The java.util.Locale class is the centerpiece of the various internationalization APIs. Instances of this class represent locales, which are geographical, political, or cultural regions.

NOTE: Java version 6 introduced the Locale-Sensitive Services SPI (Service Provider Interface) to let third parties support unsupported locales by introducing new implementations of various locale-sensitive classes located in the java.text and java.util packages. For example, you can use this SPI to provide new implementations of the java.util.Breaklterator class (discussed later in this chapter). To learn about Locale-Sensitive Services, and to explore an example that introduces a new currency, check out this topic in my book Beginning Java SE 6 Platform: From Novice to Professional(Apress, 2007; ISBN: 159059830).

Locale declares constants (such as CANADA) that describe some common locales. This class also declares three constructors for initializing Locale objects, in case you cannot find an appropriate Locale constant for a specific locale:

■ Locale(String language) initializes a Locale instance to a language code; for example, "fr" for French.

■ Locale(String language, String country) initializes a Locale instance to a language code and a country code; for example, "en" for English and "US" for United States.

■ Locale(String language, String country, String variant) initializes a Locale instance to a language code, a country code, and a vendor- or browser-specific variant code; for example, "de" for German, "DE" for Germany, and "WIN" for Windows (or "MAC" for Macintosh).

The International Standards Organization (ISO) defines language and country codes. ISO 639 (http://ftp.ics.uci.edu/pub/ietf/http/related/iso639.txt) defines language codes. ISO 3166 (http://userpage.chemie.fu-berlin.de/diverse/doc/ISO_3l66.html) defines country codes. Locale works with both standards.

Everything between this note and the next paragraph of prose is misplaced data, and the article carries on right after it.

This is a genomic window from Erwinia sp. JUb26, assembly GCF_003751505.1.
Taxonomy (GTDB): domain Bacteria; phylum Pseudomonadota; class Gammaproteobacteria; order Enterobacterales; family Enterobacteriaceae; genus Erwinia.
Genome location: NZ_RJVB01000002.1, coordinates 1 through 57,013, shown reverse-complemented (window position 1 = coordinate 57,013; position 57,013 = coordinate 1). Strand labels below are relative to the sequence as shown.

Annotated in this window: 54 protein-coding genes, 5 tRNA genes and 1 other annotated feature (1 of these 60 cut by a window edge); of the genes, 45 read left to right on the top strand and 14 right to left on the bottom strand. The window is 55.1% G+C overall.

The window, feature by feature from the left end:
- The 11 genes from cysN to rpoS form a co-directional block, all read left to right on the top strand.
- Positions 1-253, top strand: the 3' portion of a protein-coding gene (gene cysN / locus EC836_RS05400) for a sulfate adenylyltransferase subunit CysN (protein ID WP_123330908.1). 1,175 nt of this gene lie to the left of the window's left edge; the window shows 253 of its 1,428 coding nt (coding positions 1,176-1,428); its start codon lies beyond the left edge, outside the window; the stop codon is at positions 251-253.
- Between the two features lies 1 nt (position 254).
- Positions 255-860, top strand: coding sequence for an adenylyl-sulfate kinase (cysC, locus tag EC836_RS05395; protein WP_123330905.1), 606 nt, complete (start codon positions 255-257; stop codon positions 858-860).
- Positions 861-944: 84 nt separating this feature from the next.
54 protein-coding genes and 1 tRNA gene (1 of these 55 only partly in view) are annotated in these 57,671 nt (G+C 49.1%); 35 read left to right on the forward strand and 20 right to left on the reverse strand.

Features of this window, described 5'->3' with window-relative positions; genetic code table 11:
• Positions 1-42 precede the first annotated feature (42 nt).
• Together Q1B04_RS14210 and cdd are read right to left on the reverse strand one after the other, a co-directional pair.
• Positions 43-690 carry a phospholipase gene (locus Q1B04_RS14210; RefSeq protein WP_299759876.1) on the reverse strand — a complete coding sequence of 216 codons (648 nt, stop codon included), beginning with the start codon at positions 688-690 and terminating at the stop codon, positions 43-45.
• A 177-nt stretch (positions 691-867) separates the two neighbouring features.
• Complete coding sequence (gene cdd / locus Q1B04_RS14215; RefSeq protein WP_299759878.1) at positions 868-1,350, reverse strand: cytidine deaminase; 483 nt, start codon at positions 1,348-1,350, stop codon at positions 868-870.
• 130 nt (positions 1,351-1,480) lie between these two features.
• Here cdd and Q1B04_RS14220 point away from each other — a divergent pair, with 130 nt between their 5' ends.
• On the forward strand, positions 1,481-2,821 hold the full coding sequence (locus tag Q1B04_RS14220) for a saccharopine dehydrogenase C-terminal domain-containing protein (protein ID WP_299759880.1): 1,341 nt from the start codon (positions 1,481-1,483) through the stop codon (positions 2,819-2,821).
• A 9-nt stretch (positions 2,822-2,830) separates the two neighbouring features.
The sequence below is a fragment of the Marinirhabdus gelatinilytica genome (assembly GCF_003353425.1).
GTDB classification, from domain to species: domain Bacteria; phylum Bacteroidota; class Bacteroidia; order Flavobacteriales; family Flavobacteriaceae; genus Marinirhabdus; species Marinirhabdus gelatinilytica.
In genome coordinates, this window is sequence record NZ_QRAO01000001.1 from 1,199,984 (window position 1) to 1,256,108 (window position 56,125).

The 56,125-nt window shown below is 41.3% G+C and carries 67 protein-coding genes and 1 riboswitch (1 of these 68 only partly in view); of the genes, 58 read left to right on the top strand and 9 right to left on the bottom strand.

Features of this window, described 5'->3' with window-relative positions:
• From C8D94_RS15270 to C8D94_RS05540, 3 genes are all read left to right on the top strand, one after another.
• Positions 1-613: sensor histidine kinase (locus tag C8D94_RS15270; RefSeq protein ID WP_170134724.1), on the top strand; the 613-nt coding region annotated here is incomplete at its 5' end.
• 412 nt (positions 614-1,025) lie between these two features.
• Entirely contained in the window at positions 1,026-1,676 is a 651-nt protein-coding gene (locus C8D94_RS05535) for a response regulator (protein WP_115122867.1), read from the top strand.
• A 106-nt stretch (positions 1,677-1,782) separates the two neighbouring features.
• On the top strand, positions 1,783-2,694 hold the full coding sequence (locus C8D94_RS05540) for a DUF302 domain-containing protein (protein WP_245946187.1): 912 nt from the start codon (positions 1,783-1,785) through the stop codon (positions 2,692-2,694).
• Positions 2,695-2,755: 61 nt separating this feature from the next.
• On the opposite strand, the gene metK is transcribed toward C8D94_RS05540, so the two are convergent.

NOTE: ISO 639 is not a stable standard and some language codes have changed; specifically, iw, ji, and in have changed to he, yi, and id, respectively.

Variant codes are useful for dealing with computing platform differences. For example, font differences may force you to use different characters on Windows-, Linux-, and Unix-based operating systems (such as Solaris). Unlike language and country codes, variant codes are not standardized.

Although applications can create their own Locale objects (perhaps to let users choose from similar locales), they will often call API methods that work with the default locale, which is the locale made available to the virtual machine at startup. An application can call Locale's static Locale getDefault() method if it needs to access this locale.

For testing or other purposes, the application can override the default locale by calling Locale's static void setDefault(Locale locale) method. setDefault() sets the default locale to locale. However, passing null to locale causes setDefault() to throw NullPointerException.

Listing 9-9 demonstrates getDefault() and setDefault(). Listing 9-9. Viewing and changing the default locale import java.util.Locale;

public class MyLocale {

public static void main(String[] args) {

System.out.println(Locale.getDefault()); Locale.setDefault(Locale.CANADA); System.out.println(Locale.getDefault());

When I run this application, I observe the following output:

en_US en_CA

You can change the default locale that is made available to the virtual machine by assigning appropriate values to the user.language and user.country system properties when you launch the application via the java tool. For example, the following java command line changes the default locale to fr_FR:

java -Duser.language=fr -Duser.country=FR MyLocale

As you continue to explore Locale, you will discover additional useful methods. For example, static String[] getISOLanguages() returns an array of ISO 639 language codes (including former and changed codes), and static String[] getISOCountries() returns an array of ISO 3166 country codes.

NOTE: Read John O'Conner's "Internationalization: Understanding Locale in the Java Platform" article (http://java.sun.com/developer/technicalArticles/J2SE/locale/) for more information on Locale.

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